How maverick companies have passed up the growth treadmill — and focused on greatness instead.
It’s an axiom of business that great companies grow their revenues and profits year after year. Yet quietly, under the radar, a small number of companies have rejected the pressure of endless growth to focus on more satisfying business goals. Goals like being great at what they do, creating a great place to work, providing great customer service, making great contributions to their communities, and finding great ways to lead their lives.
In Small Giants, veteran journalist Bo Burlingham takes us deep inside fourteen remarkable companies that have chosen to march to their own drummer. They include Anchor Brewing, the original microbrewer; CitiStorage Inc., the premier independent records-storage business; Clif Bar & Co., maker of organic energy bars and other nutrition foods; Righteous Babe Records, the record company founded by singer-songwriter Ani DiFranco; Union Square Hospitality Group, the company of restaurateur Danny Meyer; and Zingerman’s Community of Businesses, including the world-famous Zingerman’s Deli of Ann Arbor.
Burlingham shows how the leaders of these small giants recognized the full range of choices they had about the type of company they could create. And he shows how we can all benefit by questioning the usual definitions of business success. In his new afterward, Burlingham reflects on the similarities and learning lessons from the small giants he covers in the book.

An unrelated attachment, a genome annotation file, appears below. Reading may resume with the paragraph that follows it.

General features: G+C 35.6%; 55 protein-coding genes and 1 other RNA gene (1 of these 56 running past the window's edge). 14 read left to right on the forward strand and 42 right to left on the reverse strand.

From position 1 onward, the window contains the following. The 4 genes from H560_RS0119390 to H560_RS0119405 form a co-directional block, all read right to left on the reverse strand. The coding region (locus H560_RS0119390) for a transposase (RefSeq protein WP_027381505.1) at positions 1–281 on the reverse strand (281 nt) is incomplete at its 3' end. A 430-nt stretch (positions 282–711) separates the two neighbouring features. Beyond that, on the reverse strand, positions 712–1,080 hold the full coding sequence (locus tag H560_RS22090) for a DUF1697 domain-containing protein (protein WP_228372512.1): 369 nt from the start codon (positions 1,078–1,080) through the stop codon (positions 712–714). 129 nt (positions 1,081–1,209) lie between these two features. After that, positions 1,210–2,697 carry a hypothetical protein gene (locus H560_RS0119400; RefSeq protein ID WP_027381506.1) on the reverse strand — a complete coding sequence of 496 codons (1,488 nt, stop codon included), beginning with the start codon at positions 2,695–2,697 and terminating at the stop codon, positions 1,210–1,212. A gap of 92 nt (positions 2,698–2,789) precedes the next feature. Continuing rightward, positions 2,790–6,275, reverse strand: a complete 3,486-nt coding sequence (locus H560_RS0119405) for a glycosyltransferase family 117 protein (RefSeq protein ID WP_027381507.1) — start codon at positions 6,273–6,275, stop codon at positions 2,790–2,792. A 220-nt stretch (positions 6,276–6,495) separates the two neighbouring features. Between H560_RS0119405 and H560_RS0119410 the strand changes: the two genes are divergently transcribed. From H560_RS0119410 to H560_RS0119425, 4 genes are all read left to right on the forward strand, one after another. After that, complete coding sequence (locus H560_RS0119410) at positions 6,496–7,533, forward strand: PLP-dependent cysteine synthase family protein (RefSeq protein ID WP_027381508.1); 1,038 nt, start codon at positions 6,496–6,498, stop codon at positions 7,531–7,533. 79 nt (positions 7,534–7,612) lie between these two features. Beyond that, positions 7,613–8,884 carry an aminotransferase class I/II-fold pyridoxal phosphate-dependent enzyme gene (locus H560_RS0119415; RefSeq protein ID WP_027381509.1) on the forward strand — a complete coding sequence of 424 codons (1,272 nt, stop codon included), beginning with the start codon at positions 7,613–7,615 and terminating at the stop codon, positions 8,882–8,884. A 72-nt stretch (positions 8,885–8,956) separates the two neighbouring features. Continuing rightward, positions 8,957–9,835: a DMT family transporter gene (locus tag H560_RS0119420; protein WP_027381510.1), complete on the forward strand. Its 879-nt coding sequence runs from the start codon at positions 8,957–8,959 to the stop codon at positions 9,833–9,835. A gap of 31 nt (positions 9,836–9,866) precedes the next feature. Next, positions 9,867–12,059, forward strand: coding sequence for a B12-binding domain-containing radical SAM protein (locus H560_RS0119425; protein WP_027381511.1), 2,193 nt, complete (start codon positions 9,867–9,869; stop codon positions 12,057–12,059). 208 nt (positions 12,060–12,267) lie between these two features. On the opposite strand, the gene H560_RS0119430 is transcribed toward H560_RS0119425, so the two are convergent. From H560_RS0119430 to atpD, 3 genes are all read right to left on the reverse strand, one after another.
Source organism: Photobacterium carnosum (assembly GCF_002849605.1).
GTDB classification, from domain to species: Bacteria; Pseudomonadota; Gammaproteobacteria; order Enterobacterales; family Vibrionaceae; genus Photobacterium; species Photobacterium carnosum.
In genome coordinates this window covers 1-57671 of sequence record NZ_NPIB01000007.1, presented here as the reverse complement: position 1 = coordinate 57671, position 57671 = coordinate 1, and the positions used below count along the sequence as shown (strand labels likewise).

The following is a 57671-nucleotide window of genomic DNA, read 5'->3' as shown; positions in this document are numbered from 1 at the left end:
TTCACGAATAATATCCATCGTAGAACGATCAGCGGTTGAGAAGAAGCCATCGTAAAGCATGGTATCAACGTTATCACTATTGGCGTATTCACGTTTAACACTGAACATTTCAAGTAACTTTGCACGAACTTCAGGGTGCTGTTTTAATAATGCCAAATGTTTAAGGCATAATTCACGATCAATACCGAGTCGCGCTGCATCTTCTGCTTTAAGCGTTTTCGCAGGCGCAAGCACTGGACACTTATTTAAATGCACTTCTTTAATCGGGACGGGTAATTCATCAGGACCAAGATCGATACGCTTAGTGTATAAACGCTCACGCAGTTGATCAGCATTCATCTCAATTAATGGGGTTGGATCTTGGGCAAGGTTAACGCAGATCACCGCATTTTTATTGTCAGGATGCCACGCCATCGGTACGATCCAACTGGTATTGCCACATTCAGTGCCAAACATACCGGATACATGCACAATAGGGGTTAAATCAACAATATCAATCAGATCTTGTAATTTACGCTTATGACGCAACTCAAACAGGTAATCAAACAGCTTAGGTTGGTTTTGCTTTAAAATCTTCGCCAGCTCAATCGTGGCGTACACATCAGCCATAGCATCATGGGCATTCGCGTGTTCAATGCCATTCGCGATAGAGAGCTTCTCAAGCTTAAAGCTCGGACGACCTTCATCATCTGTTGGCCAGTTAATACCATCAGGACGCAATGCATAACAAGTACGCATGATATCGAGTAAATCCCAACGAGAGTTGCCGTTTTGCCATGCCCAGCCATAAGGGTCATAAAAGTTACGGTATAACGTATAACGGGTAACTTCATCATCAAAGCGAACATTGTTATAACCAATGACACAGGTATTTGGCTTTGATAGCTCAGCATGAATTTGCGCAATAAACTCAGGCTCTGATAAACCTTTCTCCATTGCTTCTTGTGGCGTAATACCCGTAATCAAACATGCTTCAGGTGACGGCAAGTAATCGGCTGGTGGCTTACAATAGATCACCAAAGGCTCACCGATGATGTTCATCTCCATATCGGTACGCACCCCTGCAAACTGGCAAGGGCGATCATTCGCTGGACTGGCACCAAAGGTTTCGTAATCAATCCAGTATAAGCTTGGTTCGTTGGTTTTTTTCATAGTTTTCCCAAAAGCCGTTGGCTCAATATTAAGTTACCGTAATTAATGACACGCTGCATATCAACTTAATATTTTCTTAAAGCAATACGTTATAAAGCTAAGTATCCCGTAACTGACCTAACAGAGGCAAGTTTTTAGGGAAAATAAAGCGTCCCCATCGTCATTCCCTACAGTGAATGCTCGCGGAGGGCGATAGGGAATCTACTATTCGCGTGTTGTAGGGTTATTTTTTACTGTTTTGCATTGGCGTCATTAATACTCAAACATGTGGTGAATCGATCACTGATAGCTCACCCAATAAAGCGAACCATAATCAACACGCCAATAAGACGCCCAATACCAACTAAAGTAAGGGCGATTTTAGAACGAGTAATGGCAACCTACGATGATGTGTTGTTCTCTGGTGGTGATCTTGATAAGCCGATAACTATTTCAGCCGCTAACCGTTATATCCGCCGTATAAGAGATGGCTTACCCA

What do the Anchor Stream microbrewery and underground rock star Ani DiFranco have in common? The two are among Burlingham's examples of privately held businesses that have become "giants" in their field without becoming huge corporations. (And if you don't think being a rock star is a business, consider that DiFranco's dealings with local vendors in her Buffalo neighborhood have led to the creation of more than 100 new jobs.) For the 14 small companies profiled here, success comes by getting richer, not by getting bigger. Burlingham's central conceit, that these are companies that excel in generating "mojo," may seem abstract at first, but he carefully demystifies the term by focusing on issues like community relations and customer service. The owners he interviews speak from hard-won experience about resisting the pressure to simply keep expanding or sell the company to the highest bidder and staying true to their original visions for excellence. Burlingham, an editor-at-large at Inc., closes his account with a tribute to the magazine's late founder, Bernard A. Goldhirsh, whose celebration of entrepreneurship and loose managerial style clearly provided a lasting influence.